The Value of Well Designed Edu-Spaces

I began working on reviewing and revamping a history module for the Searching The Internet course today, as well as providing some basic training on Audacity for a faculty member. It was humbling, because often I forget how much I know and how much I can help.

While I was gathering sites, notes and other ephemera for the history piece I asked myself why I was including this piece? Who cares about the history of the internet? Is it important? Maybe. I think it’s important, but that’s a real dictatorial thing to do. How is it important? Well, history dictates the future in ways we can’t always predict (although my RRSP (401k for you Americans) wishes that someone was more on the ball seeing the economic conditions before the Great Depression and this recession). Someone out there is going to want to know this stuff. It informs us better. Doesn’t it?

Also while I’m gathering content, I’m also mulling over a couple of other things. Design of LMS learning spaces – I’m not going to have the same look to my courses. I’m putting my hypotheses into action. My thinking is that we have so many well designed websites, we need better designed education spaces. Not to show off, or embarrass others, but to make a statement. We need better designed, better looking spaces. I’ve seen how cleverly designed websites can distort truths (or my truths). Education should be fighting back with our view. We need better looking materials. We have the means now – it’s easier and quicker to put together something that looks good. Why isn’t this policy at institutions?

Isn’t better design, and better eye-candy, a way to combat the Huxley-ian Brave New World/Postman Amusing Ourselves To Death scenario? Attract people to education, and in the process get them to ask tough questions? Isn’t that the case with Michael Wesch and his students work on “The Machine is Us/ing Us” (embedded below).  It’s nearing 10 million views in a year. That’s nothing to sneeze at. If it were a lesser product would it have less impact?

I suspect the answer is that no one really thinks about this. Or maybe they don’t think much of it. Much like the connections between ARPANET, the history of the Internet and it’s sharing of information that has influenced our daily lives. Is that enough of a hook?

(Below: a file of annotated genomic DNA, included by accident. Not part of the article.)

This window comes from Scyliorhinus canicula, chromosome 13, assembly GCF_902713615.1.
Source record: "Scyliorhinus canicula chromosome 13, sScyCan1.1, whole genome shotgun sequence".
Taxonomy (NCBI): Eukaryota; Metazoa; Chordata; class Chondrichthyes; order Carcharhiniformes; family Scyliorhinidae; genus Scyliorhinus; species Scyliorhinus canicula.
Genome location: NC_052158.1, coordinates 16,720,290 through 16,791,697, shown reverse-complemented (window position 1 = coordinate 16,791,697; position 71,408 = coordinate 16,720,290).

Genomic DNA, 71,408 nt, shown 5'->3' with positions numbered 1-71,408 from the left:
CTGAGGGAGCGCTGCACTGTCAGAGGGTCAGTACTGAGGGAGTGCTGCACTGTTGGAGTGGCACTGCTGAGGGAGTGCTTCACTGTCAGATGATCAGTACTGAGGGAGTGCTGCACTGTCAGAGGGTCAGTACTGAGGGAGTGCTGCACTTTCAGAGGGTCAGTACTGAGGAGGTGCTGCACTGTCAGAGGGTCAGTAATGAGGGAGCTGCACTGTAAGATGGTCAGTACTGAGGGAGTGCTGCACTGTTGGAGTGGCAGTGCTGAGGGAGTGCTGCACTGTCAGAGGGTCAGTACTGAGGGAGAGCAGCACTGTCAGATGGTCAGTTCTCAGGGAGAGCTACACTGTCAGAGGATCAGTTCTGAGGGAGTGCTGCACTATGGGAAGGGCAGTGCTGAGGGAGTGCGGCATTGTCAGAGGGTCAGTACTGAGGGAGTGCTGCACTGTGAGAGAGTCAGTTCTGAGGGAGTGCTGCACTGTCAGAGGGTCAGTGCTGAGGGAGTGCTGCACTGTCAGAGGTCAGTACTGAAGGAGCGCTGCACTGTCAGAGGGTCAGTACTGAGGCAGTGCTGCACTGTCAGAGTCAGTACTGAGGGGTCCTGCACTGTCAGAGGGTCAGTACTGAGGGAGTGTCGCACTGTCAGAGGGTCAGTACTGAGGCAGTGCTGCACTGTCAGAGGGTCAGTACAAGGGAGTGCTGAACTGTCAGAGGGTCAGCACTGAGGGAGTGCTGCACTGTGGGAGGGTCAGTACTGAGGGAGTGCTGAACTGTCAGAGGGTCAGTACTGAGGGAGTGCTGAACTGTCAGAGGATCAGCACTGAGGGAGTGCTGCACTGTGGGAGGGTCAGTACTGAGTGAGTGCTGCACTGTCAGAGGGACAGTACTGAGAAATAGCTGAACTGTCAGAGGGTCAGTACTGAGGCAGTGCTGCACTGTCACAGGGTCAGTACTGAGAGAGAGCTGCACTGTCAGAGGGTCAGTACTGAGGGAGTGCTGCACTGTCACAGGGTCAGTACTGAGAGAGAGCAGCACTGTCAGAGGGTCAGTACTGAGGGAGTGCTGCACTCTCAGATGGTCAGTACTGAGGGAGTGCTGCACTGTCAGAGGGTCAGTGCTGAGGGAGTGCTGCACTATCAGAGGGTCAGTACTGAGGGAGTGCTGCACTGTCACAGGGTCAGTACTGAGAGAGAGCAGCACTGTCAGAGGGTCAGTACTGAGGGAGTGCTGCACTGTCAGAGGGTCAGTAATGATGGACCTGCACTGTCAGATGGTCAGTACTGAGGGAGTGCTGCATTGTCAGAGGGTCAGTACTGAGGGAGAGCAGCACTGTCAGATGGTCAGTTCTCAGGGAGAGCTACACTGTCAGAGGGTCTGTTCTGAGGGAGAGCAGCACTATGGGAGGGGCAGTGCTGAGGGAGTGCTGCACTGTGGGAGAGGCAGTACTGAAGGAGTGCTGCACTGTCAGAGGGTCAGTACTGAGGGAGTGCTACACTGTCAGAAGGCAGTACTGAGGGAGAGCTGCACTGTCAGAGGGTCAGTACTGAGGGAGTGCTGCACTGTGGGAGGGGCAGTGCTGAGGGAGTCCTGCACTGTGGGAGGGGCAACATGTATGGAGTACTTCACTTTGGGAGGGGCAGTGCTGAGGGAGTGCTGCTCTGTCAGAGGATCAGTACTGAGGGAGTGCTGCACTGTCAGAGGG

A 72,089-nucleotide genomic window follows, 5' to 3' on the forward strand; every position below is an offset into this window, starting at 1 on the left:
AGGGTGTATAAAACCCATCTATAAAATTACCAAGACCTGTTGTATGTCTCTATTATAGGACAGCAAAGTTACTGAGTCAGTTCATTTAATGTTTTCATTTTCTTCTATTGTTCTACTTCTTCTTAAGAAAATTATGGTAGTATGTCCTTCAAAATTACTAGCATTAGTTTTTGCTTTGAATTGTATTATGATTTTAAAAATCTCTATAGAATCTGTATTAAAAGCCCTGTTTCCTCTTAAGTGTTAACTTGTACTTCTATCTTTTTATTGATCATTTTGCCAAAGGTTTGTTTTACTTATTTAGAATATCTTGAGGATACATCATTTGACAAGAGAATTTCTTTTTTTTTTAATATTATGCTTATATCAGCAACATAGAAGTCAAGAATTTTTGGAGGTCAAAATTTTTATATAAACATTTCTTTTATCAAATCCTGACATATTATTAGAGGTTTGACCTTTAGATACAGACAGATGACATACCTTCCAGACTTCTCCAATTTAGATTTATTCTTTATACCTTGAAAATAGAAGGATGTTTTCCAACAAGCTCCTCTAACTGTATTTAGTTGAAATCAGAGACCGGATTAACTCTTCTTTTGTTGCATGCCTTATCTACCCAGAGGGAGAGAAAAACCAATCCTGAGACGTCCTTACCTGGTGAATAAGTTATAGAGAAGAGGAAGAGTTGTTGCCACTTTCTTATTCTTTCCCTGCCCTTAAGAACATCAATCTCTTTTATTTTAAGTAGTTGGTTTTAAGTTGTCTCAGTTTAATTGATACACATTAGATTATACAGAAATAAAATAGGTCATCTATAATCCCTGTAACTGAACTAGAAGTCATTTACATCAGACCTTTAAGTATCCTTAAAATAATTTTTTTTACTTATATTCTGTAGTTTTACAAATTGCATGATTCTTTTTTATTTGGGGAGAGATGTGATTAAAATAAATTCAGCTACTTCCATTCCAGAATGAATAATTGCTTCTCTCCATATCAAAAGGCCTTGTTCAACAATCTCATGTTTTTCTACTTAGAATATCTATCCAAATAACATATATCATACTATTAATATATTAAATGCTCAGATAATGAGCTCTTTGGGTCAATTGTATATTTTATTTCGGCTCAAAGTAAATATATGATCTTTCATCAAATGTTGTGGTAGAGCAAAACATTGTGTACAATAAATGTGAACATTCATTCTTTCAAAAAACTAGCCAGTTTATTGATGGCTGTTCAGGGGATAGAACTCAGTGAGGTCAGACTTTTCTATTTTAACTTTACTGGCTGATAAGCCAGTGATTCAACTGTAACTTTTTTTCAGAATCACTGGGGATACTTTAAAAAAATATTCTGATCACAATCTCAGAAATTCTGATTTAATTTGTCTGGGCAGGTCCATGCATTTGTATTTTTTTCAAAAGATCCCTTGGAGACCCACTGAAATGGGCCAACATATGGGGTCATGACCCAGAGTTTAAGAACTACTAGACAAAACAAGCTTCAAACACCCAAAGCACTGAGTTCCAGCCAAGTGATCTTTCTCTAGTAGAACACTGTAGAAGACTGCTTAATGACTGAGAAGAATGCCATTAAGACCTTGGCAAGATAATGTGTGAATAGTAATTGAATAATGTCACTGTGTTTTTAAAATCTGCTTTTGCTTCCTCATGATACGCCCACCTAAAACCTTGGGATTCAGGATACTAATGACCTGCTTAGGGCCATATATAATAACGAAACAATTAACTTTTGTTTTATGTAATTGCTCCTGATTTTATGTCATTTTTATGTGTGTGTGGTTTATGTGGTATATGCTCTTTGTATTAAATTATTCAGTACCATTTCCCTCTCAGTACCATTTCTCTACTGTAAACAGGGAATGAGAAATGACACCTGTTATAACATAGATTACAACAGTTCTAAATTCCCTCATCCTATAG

Video Watching Online On The Rise

According to this newly released study by the Pew Institute, the percentage of adults watching videos online has doubled since 2006. They draw a correlation to the amount of users with broadband connections which has hit 63% of Americans. The report also compares activities of what people do online, in one of the more complex ideas brought about by the study. 62% watch videos, 46% use social networking sites and 11% use Twitter/share updates.

I find those ideas interesting because I’m stumped as to how I would answer because most of the videos I see come from social networking sites or Twitter… my experience online is not so binary. How does multitasking fit in?

Also, I was hoping that the study would’ve looked at what kinds of videos (well, not in depth, I suppose those sorts of videos could be classified as “entertainment” I suppose) were viewed: humourous, educational, entertainment, etc

Of course, the study was slanted towards the looking at internet vs. TV, which isn’t a shock. Similar to looking at TV vs. Radio in the mid to late 50’s.

Crap Detector Part 2

Continuing on with the theme yesterday I wanted to add that Howard Rheingold has succinctly written a piece on crap detection, which pretty closely mimics what I’ve said in the last year of my Searching the Internet course. I’ll embed last years’ video lectures from that week’s work.

We work on the same principles, in fact when I teach this face-to-face, I try to accentuate that you have to think like a detective or private investigator; build a case for or against this website’s information. That was interesting because I’ve had cops in my class who said that investigative technique is a lot like taking a bunch of disparate pieces and putting them together is a lot of what detective work consists of. I’m glad we’re on the same path.

Built In Crap Detector

Every man should have a built-in automatic crap detector operating inside him. It also should have a manual drill and a crank handle in case the machine breaks down.

Ernest Hemingway, in a 1954 interview with Robert Manning, appearing in the Atlantic Magazine, August 1965

Howard Rheingold had mentioned this quote a couple of times, and it really stuck with me. So much so, I had to look it up and I’ll be using it in my teaching next fall. I teach a course called “Searching The Internet Effectively” and wanted to overhaul the content as it was mainly designed five years ago, with content refreshes every semester to reflect the fluid nature of the beast. I hadn’t really approached the social side of the web – mainly because I was busy keeping up with changes. There were and are elements missing from the course.

I had realized last year that I hated the method of delivery, which consisted of me lecturing and the class doing squat until I was done talking. Part of the problem is that they’re in rows in classrooms. I can’t make things much better; the politics of furniture, or rather the politics of furniture in a computer lab restrict me.